A DM who uses the standard encounter creation design rules in the DMG might have their encounters get completely overwhelmed because of the number of players at their table they are building for, the class combinations working together at the table, the tactical skill of the players in question, the optional rules the players are using, how often the DM is allowing for rests, etc. etc. etc. The game is just not that vigorous in its math. It's not designed to allow every type of table to be run in every type of way, ALL of them ending up with really well-balance and equal combat. It's just not possible. Heck... even asymmetric board games designed specifically for that purpose that don't have to worry about all the other "character crap" of RPGs have a hard time getting their mechanics completely balanced. So to think the 5E designers should have been able to get it correct during their design (when they were probably dealing with alpha and beta testers who might not have actually been the kind of optimizers who have been decrying these feats after the fact since the very beginning) is probably putting way too much of an expectation upon them.
that was my point. that level of charop power comes from the most trivial of thought towards optimization in 5e
 

Charlaquin

Goblin Queen
All feats should feel comparable to a +2 ability score increase.

With this as a metric, Sharpshooter and Great Weapon Master might be balanced, while most of the other Player Handbook feats feel underpowered.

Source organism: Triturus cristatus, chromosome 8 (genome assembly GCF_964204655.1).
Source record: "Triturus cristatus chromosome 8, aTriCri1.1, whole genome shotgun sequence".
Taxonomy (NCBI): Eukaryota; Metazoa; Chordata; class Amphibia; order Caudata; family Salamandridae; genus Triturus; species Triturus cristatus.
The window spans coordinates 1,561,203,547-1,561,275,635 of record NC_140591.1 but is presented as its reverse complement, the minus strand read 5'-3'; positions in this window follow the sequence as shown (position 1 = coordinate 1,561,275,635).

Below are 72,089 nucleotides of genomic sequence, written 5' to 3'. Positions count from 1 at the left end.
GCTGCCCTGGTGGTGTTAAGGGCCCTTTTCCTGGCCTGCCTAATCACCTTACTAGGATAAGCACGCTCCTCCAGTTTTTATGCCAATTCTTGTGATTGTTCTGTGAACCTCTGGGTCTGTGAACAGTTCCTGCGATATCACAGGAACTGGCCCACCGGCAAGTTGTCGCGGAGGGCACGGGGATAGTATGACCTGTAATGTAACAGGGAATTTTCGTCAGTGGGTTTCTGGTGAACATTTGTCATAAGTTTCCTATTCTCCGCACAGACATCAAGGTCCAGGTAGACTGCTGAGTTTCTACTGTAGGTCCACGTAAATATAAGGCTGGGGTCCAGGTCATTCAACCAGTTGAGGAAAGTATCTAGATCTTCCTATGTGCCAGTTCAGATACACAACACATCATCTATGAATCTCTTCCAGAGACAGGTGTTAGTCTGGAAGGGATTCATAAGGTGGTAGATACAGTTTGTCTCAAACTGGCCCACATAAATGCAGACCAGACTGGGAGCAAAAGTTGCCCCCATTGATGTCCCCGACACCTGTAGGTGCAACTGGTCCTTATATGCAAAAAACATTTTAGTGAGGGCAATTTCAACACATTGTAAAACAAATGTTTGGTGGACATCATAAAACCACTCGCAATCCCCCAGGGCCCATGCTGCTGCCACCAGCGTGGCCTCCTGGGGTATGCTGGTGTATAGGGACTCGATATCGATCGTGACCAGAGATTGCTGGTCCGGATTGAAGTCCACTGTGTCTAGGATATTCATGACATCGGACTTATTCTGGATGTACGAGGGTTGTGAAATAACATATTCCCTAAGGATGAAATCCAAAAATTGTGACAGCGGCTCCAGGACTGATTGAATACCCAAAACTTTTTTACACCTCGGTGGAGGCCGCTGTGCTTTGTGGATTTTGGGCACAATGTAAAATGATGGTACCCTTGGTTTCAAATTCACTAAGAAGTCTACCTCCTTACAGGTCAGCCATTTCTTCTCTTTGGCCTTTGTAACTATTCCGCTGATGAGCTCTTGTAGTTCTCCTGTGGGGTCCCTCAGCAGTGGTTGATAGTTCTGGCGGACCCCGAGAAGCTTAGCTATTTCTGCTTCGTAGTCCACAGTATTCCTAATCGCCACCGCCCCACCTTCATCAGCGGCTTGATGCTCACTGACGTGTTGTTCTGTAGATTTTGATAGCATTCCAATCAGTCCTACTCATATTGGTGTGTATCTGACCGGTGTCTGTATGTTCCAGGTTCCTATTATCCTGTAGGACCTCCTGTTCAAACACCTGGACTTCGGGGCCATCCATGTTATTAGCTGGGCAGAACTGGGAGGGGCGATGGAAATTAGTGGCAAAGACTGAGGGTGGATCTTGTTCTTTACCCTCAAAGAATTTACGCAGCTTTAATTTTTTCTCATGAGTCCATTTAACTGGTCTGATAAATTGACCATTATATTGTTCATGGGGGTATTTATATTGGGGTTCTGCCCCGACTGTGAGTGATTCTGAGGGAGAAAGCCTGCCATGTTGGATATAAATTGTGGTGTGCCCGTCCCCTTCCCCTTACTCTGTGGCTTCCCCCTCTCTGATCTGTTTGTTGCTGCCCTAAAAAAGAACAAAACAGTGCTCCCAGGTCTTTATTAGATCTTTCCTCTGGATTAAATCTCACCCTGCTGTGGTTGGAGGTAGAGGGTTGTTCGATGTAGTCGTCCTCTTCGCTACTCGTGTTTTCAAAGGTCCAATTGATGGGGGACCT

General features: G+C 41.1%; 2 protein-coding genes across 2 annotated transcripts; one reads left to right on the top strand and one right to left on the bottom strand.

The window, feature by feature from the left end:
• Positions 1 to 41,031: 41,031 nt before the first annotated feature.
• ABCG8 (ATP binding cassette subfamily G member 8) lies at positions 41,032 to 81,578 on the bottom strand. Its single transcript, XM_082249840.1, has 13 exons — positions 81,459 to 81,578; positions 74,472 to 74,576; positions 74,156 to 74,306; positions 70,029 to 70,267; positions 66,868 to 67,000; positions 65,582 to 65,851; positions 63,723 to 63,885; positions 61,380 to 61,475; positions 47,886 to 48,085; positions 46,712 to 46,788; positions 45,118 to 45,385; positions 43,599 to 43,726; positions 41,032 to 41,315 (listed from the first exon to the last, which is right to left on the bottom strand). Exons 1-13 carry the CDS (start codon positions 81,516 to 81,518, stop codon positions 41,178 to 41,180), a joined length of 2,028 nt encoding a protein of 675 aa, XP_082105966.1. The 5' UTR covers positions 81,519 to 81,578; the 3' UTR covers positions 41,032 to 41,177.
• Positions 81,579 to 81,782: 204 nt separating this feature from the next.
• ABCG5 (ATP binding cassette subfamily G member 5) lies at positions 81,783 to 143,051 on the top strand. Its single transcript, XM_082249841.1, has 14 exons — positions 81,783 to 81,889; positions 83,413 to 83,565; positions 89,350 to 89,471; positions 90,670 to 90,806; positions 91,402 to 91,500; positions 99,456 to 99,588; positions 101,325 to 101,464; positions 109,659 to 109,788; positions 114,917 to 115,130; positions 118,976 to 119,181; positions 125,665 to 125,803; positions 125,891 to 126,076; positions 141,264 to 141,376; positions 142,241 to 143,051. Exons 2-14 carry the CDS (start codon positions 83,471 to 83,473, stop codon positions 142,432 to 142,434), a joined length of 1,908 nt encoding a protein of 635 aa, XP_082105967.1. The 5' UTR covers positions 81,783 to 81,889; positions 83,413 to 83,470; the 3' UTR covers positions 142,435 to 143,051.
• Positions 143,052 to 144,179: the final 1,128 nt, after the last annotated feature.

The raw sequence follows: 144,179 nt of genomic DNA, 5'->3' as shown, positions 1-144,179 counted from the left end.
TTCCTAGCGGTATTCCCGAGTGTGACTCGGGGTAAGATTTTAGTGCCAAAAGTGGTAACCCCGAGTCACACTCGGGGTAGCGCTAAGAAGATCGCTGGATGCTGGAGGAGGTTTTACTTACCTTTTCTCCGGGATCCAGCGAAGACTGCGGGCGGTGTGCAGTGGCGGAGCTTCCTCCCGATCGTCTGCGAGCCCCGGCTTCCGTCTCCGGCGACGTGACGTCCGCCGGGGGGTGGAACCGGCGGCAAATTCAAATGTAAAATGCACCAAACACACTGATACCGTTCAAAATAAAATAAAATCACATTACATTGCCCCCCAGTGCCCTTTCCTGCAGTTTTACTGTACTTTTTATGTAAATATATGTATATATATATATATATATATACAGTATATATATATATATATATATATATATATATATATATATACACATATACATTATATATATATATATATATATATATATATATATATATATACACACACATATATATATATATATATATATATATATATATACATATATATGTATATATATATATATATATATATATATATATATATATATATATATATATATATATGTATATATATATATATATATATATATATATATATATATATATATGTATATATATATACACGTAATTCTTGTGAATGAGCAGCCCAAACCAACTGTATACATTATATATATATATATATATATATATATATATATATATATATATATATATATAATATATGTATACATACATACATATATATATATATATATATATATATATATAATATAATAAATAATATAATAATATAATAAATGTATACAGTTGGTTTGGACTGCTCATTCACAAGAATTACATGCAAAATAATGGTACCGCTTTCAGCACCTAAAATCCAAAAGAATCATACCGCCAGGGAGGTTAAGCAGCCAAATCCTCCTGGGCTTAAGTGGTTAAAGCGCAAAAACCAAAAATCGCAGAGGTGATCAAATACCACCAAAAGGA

I prefer an update to improve the Players Handbook feats.
Agreed. SS and GWM are some of the only Feats that people inclined towards character optimization seriously consider over +2 to your primary ability score. That makes them the best-balanced Feats, in my book. Others could use a buff to bring them up to that level.
 


Juicy Brucey

Villager
The spells help, although they don't get a lot and there is a high cost to using them. Like I said Paladins can be a decent face because of their typically high charisma, but a Rouge with a 14 Charisma is generally going to outdo them in social situations and can outdo them while also being pretty darn good at Stealth and Acrobatics in addition to picking up even more skills or bonuses with subclasses like scout, soulkinfe or Phantom. They can do that pretty easily while also maxing dexterity for combat. Bards and to a lessor extent Rangers can do this as well. In terms of base class, all those classes are weaker than a Paladin in combat though so it makes sense.

Rogues are supposed to excel in non-combat situations. You're not really talking about paladins having less skills than rogues, you're talking about everyone who isn't a bard or rogue. Rogues are basically there to give a non-magical utility option, while wizards are the magical utility guys. Bards for some reason are both, but that's another issue.

Paladins are in line or better than most options in the non-combat department. Can always play a half elf if you need more (great option for pallies!)

Having an unlosable horse that doesn't depend on the DM is pretty nice too.
 


Amrûnril

Explorer
Agreed. SS and GWM are some of the only Feats that people inclined towards character optimization seriously consider over +2 to your primary ability score. That makes them the best-balanced Feats, in my book. Others could use a buff to bring them up to that level.

I'd agree a lot of feats could use buffs, but bringing them all to this level woud have the downside of leaving non-primary ability score increases even further behind.

Ultimately, I think characters relying on single ability scores for so much of their combat effectiveness is the game's biggest balance issue, and both feats and non-primary scores end up as casualties of that.
 


Osgood

Adventurer
I’d bet money it will be called either Anniversary or Gold Edition rather than any numerical designation. It’ll make it feel less like a true edition change and hype up the big 5-0 milestone.

As for what I think the PHB will have: